Insights about Nursing at Henry Ford Community College with Mrs. Katherine Howe, Dean of Nursing
Mrs. Katherine Howe, the newly appointed Dean of Nursing at Henry Ford Community College has graciously granted The NET Study Guide an interview. She answers many questions that are at the forefront of nursing today as well as offering advice for those interested in joining the nursing profession and for student nurses as well. We thank her for her precious time and for the wisdom she shares.
Mrs. Howe holds a Master of Science in Nursing, with a specialization in Women's health, Masters of Education, and BSN.
1. Can you tell us about your background, and what circumstances in your life lead you into nursing?
"Well, my mother was a nurse, and I grew up admiring her compassion and profession. At the age of sixteen I sought out jobs in the hospital settings. I was a hospital volunteer and also worked in central supply. I have a Bachelor of Science in Nursing and two Master Degrees, one in Education and the other in Women's Health, which I pursed to advance my standing in the nursing education field. I found at an early age that not only did I love the nursing profession, but I also loved to teach."
2. Why Henry Ford Community College?
"Upon moving to Michigan, and finishing my Masters in Nursing in Women's Health, I found that not only was Henry Ford Community College close to my home, it was also had a very good reputation at producing excellent nurses. I have been here since 1979, starting off as a clinical instructor, and then moving into a full time nursing instructor position."
3. What do you think about the program and with your new position as Dean of the Nursing Division and what changes would you like to see being made?
"Initially, I am not looking to make any great changes. I expect this to be a learning experience for me and I will take it one step at a time. We need to keep abreast of current knowledge and update the curriculum as needed. The nursing knowledge base is ever increasing and we as educators must incorporate this new knowledge into the classroom. I am looking forward to this challenge."
4. What do you feel that a student who is considering going into the nursing field, should consider most important?
"The person who is considering going into the nursing profession must realize that it is a very difficult program and that it requires dedication and time. Lots of time! They need to look at their current circumstances. For instance, a young person who still lives at home and has the financial support of their family may just as well go for their Bachelors of Science in Nursing. Whereas, the individual who is a single parent and also working, may consider the Associate Degree in Nursing, to begin their career. The individual must look at the various nursing schools NCLEX® passing rates. There are many factors to consider."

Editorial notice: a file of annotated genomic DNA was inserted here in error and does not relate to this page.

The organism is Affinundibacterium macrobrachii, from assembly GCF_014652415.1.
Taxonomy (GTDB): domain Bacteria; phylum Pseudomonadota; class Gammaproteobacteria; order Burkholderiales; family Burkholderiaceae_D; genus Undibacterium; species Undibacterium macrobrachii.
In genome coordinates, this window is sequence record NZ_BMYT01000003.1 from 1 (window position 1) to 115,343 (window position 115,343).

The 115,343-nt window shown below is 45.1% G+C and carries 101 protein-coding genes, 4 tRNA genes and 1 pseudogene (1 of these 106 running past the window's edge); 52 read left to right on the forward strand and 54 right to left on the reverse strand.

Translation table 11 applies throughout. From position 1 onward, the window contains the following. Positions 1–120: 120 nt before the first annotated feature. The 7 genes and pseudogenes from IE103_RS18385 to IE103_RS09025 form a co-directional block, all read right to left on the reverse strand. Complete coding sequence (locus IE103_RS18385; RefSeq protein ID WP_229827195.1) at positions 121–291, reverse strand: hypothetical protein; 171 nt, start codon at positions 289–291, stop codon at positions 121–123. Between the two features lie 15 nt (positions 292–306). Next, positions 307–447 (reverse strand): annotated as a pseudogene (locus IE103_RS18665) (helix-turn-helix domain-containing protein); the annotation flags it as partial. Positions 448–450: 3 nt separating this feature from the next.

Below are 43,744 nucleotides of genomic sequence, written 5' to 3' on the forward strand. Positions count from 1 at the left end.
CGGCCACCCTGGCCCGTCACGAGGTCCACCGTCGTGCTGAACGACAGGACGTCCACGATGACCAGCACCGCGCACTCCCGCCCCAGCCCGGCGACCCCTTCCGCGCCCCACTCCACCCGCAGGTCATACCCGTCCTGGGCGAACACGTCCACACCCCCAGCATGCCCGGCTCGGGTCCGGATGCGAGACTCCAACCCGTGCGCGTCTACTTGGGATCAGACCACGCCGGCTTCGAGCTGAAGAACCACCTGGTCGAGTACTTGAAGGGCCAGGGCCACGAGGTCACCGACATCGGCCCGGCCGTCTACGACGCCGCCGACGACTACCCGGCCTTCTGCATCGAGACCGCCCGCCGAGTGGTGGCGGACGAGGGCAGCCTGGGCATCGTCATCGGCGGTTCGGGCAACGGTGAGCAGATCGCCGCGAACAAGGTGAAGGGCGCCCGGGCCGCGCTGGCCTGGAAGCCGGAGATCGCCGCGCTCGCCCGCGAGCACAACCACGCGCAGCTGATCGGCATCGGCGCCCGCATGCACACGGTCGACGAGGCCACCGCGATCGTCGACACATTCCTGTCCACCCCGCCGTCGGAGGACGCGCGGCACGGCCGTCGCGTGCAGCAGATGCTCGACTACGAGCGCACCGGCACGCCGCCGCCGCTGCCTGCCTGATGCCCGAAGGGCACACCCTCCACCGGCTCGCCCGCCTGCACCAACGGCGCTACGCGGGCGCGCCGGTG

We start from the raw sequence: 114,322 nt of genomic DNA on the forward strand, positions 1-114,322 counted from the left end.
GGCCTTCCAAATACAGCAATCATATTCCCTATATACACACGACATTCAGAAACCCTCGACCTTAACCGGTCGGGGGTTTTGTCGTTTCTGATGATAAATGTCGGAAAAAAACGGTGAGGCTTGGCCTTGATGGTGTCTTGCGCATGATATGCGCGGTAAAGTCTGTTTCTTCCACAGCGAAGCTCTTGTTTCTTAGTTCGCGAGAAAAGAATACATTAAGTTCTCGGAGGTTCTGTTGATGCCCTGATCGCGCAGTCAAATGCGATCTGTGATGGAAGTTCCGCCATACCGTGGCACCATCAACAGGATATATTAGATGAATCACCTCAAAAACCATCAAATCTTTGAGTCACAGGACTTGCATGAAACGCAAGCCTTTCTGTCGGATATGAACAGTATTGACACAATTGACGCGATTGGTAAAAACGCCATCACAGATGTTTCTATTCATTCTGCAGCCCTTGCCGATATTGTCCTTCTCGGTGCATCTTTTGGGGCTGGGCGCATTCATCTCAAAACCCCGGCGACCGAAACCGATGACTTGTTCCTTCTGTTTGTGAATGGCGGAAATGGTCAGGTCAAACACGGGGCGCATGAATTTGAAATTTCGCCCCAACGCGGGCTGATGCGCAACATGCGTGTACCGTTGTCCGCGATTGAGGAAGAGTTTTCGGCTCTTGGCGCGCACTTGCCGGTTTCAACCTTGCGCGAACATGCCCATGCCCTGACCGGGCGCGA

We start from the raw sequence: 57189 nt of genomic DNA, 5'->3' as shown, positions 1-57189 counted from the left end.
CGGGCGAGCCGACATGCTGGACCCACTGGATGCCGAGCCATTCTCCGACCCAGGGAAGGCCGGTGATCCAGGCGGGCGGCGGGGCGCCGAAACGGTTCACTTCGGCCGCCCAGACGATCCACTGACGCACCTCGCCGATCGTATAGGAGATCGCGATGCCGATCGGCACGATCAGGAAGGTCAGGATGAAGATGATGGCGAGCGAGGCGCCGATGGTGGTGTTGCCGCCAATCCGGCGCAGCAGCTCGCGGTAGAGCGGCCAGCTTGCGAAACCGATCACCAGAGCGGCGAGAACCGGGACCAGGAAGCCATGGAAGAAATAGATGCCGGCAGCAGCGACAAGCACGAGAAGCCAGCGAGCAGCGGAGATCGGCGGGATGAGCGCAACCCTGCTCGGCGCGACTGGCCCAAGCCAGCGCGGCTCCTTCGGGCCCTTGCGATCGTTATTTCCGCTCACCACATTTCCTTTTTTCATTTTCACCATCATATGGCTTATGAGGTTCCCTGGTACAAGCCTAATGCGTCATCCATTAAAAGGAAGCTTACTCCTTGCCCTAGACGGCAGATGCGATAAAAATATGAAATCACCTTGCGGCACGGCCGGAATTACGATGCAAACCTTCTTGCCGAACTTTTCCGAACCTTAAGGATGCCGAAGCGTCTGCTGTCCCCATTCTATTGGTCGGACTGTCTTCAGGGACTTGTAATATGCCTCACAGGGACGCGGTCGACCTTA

5. What makes Henry Ford's program differ from others?
"Henry Ford doesn't have the 3.8 grade point average requirement that some schools have. I believe that this is actually a deterrent to those who truly love the nursing profession but are not straight A's across the board. Henry Ford's Nursing School reputation is one of excellence. We also have one of the highest percentage of male nursing students in the state. I believe that it is around 14% currently."
6. Many students' complain about the ambiguity of test questions in the nursing programs and their difficulty. What advice can you give to student nurses in the program in regards to this issue?
"We all start out in our lives critically thinking; it is just that we don't ever look at everyday decisions in that respect. Nursing test questions try to get the individual to critically think about a given situation. For instance, if given a particular situation what would happen if you were to do this, instead of something else, and what would the end result be? Anyone can practice critical thinking, by just taking everyday situations that come naturally to us, and then stop and ask themselves, why am I doing this a particular way, and what would happen if I did this another way. We also have many supplements for the nursing student as far as practicing how to take test and critically think."
7. What do you see happening in the job market as far as nursing is concerned?